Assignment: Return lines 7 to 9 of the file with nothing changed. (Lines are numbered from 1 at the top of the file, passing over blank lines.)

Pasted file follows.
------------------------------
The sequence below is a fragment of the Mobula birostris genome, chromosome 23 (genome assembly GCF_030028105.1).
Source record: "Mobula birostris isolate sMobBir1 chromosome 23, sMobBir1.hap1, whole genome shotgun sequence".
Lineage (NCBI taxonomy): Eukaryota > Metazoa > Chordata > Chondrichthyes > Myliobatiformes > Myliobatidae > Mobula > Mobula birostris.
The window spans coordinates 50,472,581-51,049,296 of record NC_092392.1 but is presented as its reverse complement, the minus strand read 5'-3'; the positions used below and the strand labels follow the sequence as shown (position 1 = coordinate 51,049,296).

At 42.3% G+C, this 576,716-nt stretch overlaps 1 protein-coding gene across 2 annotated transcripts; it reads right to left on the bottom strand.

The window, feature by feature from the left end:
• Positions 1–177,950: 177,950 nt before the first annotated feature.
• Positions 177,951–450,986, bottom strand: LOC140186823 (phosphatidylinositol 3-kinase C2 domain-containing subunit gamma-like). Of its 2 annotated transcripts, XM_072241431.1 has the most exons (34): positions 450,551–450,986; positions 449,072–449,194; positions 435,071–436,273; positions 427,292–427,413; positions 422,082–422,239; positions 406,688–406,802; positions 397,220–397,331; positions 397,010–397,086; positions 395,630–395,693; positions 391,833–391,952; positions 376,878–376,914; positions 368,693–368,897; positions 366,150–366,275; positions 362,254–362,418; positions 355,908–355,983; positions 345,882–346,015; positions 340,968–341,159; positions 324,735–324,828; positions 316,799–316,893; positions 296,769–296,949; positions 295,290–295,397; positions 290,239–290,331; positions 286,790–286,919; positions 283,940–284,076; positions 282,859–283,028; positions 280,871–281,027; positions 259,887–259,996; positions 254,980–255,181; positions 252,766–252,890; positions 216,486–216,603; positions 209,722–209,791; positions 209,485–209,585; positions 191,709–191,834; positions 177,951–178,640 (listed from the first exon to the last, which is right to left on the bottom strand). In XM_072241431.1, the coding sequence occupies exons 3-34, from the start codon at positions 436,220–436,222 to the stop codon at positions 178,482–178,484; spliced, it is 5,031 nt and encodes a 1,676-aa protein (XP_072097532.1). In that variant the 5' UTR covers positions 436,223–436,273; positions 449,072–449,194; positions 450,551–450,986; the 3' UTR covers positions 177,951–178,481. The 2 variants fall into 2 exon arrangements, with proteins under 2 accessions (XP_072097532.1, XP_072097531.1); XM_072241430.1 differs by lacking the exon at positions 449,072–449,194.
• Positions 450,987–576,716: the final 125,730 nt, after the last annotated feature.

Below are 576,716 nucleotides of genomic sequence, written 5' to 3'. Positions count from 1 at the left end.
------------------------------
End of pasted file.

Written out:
• Positions 1–177,950: 177,950 nt before the first annotated feature.
• Positions 177,951–450,986, bottom strand: LOC140186823 (phosphatidylinositol 3-kinase C2 domain-containing subunit gamma-like). Of its 2 annotated transcripts, XM_072241431.1 has the most exons (34): positions 450,551–450,986; positions 449,072–449,194; positions 435,071–436,273; positions 427,292–427,413; positions 422,082–422,239; positions 406,688–406,802; positions 397,220–397,331; positions 397,010–397,086; positions 395,630–395,693; positions 391,833–391,952; positions 376,878–376,914; positions 368,693–368,897; positions 366,150–366,275; positions 362,254–362,418; positions 355,908–355,983; positions 345,882–346,015; positions 340,968–341,159; positions 324,735–324,828; positions 316,799–316,893; positions 296,769–296,949; positions 295,290–295,397; positions 290,239–290,331; positions 286,790–286,919; positions 283,940–284,076; positions 282,859–283,028; positions 280,871–281,027; positions 259,887–259,996; positions 254,980–255,181; positions 252,766–252,890; positions 216,486–216,603; positions 209,722–209,791; positions 209,485–209,585; positions 191,709–191,834; positions 177,951–178,640 (listed from the first exon to the last, which is right to left on the bottom strand). In XM_072241431.1, the coding sequence occupies exons 3-34, from the start codon at positions 436,220–436,222 to the stop codon at positions 178,482–178,484; spliced, it is 5,031 nt and encodes a 1,676-aa protein (XP_072097532.1). In that variant the 5' UTR covers positions 436,223–436,273; positions 449,072–449,194; positions 450,551–450,986; the 3' UTR covers positions 177,951–178,481. The 2 variants fall into 2 exon arrangements, with proteins under 2 accessions (XP_072097532.1, XP_072097531.1); XM_072241430.1 differs by lacking the exon at positions 449,072–449,194.
• Positions 450,987–576,716: the final 125,730 nt, after the last annotated feature.